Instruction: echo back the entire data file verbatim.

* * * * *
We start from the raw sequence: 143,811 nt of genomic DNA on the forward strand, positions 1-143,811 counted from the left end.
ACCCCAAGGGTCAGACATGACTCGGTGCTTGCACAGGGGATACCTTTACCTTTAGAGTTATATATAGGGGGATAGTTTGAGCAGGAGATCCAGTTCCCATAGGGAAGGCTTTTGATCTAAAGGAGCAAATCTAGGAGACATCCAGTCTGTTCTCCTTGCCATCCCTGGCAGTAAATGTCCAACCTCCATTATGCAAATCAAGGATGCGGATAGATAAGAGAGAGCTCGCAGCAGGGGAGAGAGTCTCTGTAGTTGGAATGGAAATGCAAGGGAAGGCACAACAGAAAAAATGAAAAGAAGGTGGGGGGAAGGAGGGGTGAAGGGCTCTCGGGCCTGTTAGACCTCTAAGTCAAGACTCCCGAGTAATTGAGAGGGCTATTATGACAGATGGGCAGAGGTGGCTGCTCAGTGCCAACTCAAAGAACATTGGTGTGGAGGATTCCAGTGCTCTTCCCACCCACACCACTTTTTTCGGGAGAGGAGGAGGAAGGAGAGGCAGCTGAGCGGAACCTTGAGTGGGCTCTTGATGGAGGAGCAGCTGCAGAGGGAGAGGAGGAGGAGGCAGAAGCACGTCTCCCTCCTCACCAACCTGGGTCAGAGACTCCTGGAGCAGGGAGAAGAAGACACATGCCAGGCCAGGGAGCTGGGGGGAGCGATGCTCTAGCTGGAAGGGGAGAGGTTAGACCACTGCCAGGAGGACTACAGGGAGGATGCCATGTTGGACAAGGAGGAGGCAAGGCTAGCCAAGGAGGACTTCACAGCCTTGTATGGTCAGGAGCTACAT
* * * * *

We start from the raw sequence: 143,811 nt of genomic DNA on the forward strand, positions 1-143,811 counted from the left end.
ACCCCAAGGGTCAGACATGACTCGGTGCTTGCACAGGGGATACCTTTACCTTTAGAGTTATATATAGGGGGATAGTTTGAGCAGGAGATCCAGTTCCCATAGGGAAGGCTTTTGATCTAAAGGAGCAAATCTAGGAGACATCCAGTCTGTTCTCCTTGCCATCCCTGGCAGTAAATGTCCAACCTCCATTATGCAAATCAAGGATGCGGATAGATAAGAGAGAGCTCGCAGCAGGGGAGAGAGTCTCTGTAGTTGGAATGGAAATGCAAGGGAAGGCACAACAGAAAAAATGAAAAGAAGGTGGGGGGAAGGAGGGGTGAAGGGCTCTCGGGCCTGTTAGACCTCTAAGTCAAGACTCCCGAGTAATTGAGAGGGCTATTATGACAGATGGGCAGAGGTGGCTGCTCAGTGCCAACTCAAAGAACATTGGTGTGGAGGATTCCAGTGCTCTTCCCACCCACACCACTTTTTTCGGGAGAGGAGGAGGAAGGAGAGGCAGCTGAGCGGAACCTTGAGTGGGCTCTTGATGGAGGAGCAGCTGCAGAGGGAGAGGAGGAGGAGGCAGAAGCACGTCTCCCTCCTCACCAACCTGGGTCAGAGACTCCTGGAGCAGGGAGAAGAAGACACATGCCAGGCCAGGGAGCTGGGGGGAGCGATGCTCTAGCTGGAAGGGGAGAGGTTAGACCACTGCCAGGAGGACTACAGGGAGGATGCCATGTTGGACAAGGAGGAGGCAAGGCTAGCCAAGGAGGACTTCACAGCCTTGTATGGTCAGGAGCTACAT